17th Sunday B
25th July 2021
St. Colman’s Cathedral, Cobh
“They will eat and have some leftover”
The scorching heat experienced in north western U.S., and Canada recently was unprecedented. The flooding experienced in Germany and Belgium in the last few weeks is probably the worst on record. The plight of the people in Madagascar is bringing scenes of famine to our screens again.
All these realities can be linked to climate change. Scientists are predicting a more frequent occurrence of these catastrophic events due to global warming and resultant change in our weather patterns.
These thoughts come to mind as we are invited to link the Word of God to our life situations. Each of the readings speak of satisfying the hunger of the crowds or meeting the needs and desires of the hungry heart. Both Elisha, the man of God, and Jesus, the Son of God, ask that whatever is available be given to the people to eat. In both instances there is doubt expressed if there will be enough to go ‘round. In fact, there was more than enough.
We are still in the middle of Covid – still uncertain of its long-term effect on the world. It is too early to say – we know many are suffering the effects of long Covid.
Overall, we are optimistic because of the development of vaccines and it has been great to witness. Yet we know that none are safe until all are safe. And the poor of the earth have not been vaccinated and despite generous commitments it is proving much too slow.
In regard to Covid – tomorrow sees the reopening of inside dining in pubs and restaurants with the signing of the necessary legislation by the President. The President also signed another piece of legislation which will have a more far-reaching impact on all our lives into this decade’s end and to 2050. It is called Climate Action and Low Carbon Development (Amendment Act 2021). Its content commits the nation to very ambitious reduction in carbon emissions into the foreseeable future. We will feel its first impact in this year’s budget and every other budget thereafter. Transport and agriculture will be hugely affected directly. It will affect us all on a practical level but it also has a deep spiritual dimension too. Pope Francis, for whom we pray for his recovery from his recent surgery, has designated this Sunday as Grandparents Day – a day in which the Church seeks to deepen our appreciation of the role of grandparents in family life – as those who can share the wisdom and inspiration with a new generation. To-day is a first but no doubt it is a theme we will enrich and draw from in the years ahead.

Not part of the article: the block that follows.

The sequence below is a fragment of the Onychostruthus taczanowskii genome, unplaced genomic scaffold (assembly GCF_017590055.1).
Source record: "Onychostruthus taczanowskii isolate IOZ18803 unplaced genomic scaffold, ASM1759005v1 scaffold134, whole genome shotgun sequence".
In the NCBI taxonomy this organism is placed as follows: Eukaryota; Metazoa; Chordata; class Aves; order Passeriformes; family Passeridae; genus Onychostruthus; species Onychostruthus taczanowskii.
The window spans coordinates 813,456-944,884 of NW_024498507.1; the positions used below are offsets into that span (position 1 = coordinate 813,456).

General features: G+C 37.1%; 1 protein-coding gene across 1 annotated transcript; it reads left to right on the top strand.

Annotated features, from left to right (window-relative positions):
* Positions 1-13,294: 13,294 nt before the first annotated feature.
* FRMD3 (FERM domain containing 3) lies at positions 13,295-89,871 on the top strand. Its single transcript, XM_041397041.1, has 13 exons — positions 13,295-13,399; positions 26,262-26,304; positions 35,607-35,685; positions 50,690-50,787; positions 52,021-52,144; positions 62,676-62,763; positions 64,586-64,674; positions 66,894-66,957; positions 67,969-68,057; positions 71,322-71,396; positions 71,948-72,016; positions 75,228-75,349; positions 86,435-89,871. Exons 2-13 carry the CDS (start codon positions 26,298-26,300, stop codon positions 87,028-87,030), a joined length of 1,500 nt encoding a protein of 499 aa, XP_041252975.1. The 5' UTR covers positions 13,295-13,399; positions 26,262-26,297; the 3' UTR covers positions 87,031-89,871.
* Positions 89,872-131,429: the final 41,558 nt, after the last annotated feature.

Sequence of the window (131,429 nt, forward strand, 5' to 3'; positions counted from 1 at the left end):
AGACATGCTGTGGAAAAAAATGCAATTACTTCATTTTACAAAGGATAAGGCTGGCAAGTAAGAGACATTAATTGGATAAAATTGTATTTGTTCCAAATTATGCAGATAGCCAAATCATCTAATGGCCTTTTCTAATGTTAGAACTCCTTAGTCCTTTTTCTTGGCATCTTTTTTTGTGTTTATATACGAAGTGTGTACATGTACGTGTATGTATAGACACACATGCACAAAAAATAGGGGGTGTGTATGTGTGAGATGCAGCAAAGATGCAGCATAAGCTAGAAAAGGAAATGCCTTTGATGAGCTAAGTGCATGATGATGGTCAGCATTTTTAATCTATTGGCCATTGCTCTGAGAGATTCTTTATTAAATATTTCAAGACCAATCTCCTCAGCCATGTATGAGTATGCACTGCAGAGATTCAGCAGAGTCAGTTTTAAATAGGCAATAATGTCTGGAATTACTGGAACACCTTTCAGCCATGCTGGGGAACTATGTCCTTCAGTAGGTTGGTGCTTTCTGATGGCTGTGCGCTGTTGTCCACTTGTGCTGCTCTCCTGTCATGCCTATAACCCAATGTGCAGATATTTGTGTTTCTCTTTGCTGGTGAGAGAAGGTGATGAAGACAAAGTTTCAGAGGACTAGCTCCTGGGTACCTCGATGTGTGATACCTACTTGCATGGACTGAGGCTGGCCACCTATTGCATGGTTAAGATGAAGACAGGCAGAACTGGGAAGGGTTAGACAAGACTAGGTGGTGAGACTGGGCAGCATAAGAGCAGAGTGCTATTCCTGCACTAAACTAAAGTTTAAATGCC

Probably, of greater immediate importance for us are his two letters Laudato Si (2015) – on care for the earth and Fratelli Tutti (2020) – on care for the whole human family. These messages from Pope Francis have been built on the thought and teaching of the Popes who have preceded him. Yet Pope Francis, through the guidance of the Holy Spirit brings a special insight and teaching for the Church and the world. He takes the expertise of the scientists on board and fuses their knowledge with inspiration and the vision of God, our Creator, made known in Jesus, Our Lord, our brother and Saviour.
Pope Francis speaks of a human ecology, an environment which enables the human person, women and men, girls and boys, live with dignity and purpose. He speaks too, of an ecological conversion and commitment whereby each of us undergo an inner change so that we see and understand our care for each other and our care for the environment not as some added extra to life but as part and parcel of our inner, spiritual life. And when we do, we become agents of climate justice by which we lessen the impact of climate change in Madagascar, Kenya, South Sudan and other parts of the world which are vulnerable.
In this way our ecological conversion is a green shoot in contributing to the common good of humanity.
Currently, the so-called developed world is addicted to consumption, disposal and novelty. The crowds of our time, hunger for the basics of food, security and shelter. Covid reminds the world of our time, that none are safe until all are safe.